Thursday, March 22, 2012

The effect images and font have on our opinions

Everything from images to font size and style can influence a person’s decision to look further into a topic or item. This week in class we explored how we can acquire different feelings or vibes from different styles of writing or unique images. Everybody can agree that an automatic feeling of seriousness can be associated with a professional font like Times New Roman or a light hearted, humorous approach can be taken with the font style, Comic Sans. Our own unique perceptions on an image or phrase can affect how we interpret a message, for instance, in a campaign ad or written slogan using different fonts or images.

For example different fonts can convey different opinions:




 Also an image of the president smoking a cigarette while wearing casual clothing will be taken differently than image of the American president signing an important piece of legislation into law with a fresh suit and tie on. When we see the picture of President Obama smoking, this seemingly innocent action (tons of people smoke, right) turns the President into some kind of super villain.  Seeing the President smoke, at least for me, does not convey a positive image. President Obama’s critiques have used this image to their advantage to show that the President is malicious and irresponsible because of his smoking habits.
                The second image of President Obama signing a bill, portrays a positive image. This picture shows President Obama working hard on a bill as other people look on in approval. This image can be used to make President Obama look like a good leader because he is diligently working at a piece of legislation that could possibly help out the American people. Critics can not argue with the picture of Obama working hard because the picture does not offer any leverage for criticism.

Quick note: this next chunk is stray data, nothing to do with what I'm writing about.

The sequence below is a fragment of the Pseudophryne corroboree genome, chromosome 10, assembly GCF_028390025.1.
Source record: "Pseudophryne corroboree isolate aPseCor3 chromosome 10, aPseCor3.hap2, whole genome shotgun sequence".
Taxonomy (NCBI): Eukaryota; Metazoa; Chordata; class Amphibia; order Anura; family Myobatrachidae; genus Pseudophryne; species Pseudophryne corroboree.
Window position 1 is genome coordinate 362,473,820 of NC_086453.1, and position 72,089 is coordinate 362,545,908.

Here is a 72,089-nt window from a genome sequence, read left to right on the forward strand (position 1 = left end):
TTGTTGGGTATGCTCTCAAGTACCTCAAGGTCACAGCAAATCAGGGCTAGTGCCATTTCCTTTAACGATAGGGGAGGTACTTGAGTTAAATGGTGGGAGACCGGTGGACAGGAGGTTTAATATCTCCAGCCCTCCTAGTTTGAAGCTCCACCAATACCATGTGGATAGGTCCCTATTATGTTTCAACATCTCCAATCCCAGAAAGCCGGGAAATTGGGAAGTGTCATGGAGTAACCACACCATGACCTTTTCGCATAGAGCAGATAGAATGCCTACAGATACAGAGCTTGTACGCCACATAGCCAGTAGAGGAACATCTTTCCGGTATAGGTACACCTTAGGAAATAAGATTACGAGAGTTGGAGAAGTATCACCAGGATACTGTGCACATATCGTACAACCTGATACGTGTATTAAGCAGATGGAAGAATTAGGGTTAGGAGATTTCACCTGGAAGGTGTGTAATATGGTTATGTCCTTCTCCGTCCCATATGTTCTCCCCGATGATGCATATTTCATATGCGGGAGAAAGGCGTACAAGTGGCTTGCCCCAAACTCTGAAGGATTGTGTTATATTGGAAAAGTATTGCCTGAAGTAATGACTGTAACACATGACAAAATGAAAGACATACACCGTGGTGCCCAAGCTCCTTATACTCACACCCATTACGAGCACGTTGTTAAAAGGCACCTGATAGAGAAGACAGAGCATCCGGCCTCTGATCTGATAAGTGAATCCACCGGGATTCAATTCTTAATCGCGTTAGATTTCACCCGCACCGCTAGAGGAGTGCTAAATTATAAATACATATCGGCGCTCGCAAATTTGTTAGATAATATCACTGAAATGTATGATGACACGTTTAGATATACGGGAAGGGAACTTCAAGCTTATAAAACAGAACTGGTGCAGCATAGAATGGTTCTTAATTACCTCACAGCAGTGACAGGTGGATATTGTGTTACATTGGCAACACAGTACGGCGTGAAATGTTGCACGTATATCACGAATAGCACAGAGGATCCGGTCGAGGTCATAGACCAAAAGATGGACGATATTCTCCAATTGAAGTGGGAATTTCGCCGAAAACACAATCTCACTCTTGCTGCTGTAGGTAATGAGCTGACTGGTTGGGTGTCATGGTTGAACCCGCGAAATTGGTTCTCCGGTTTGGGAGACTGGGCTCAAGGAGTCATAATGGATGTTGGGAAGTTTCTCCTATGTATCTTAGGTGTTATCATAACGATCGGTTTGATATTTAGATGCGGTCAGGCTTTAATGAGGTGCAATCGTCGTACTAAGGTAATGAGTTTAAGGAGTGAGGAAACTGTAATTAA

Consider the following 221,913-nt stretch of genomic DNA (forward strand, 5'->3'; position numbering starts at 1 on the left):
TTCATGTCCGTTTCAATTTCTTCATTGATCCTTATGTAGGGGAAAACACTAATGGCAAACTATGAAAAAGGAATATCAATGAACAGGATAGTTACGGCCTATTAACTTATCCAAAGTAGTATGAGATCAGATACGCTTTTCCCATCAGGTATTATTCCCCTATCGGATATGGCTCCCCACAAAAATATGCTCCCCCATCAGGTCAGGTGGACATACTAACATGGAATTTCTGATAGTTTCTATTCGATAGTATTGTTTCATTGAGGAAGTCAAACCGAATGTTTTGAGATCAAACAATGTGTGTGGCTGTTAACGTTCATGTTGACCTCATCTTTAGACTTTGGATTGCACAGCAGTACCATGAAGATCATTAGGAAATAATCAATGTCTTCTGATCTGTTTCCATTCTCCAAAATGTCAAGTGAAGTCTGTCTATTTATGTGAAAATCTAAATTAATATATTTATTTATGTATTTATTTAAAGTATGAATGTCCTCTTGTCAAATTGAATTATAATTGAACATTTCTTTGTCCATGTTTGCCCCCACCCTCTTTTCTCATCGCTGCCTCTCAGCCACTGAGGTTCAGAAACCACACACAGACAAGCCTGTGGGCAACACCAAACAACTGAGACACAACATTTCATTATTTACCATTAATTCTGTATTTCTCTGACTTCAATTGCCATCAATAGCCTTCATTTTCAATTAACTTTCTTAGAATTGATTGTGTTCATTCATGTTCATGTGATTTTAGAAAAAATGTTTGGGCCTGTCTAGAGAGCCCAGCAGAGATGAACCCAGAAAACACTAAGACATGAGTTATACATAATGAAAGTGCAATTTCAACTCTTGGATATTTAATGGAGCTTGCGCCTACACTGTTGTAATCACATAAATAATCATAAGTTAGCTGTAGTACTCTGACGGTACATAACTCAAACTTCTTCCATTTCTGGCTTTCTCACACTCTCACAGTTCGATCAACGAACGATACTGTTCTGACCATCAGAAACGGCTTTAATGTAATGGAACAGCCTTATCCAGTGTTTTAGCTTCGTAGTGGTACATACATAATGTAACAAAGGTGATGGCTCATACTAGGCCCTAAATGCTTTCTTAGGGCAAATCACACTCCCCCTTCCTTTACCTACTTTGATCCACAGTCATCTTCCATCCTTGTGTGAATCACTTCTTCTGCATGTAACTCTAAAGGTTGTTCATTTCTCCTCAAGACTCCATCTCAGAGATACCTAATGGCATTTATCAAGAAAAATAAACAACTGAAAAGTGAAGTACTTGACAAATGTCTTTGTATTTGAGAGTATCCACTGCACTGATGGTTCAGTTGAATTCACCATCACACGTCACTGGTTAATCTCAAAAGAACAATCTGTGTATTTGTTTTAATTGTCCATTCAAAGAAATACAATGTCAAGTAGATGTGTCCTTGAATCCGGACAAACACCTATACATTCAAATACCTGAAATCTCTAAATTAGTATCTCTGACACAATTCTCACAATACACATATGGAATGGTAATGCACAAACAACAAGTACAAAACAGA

Images obtained from

Both of these images can be used to convey different messages about the president to certain groups of people. They both have different meanings, one is meant to cast a negative light while the other seeks to put the president in a positive light.
Check out some of these links for negative and positive images. Describes How a US Marine used images and words to negatively display the President and his works. In this New York Times article, positive images are explored in advertising and how companies use them to sell products.


  1. Very true images can be interpreted in numerous ways. Also, these days images can be altered to drive home a particular point about the desired person. It's up to us to use our knowledge to formulate an educated opinion of each image we come across.

  2. I like the way you juxtaposed those imagee, choosing one important figure in our society and chosing photographs that show him in both a negative and positive light. It really illustrated the point about the way people draw immediate conclusions from what they see.

  3. I agree, visual tools are the most effective way to get a message across! It can be a really useful tool, or extremely detrimental!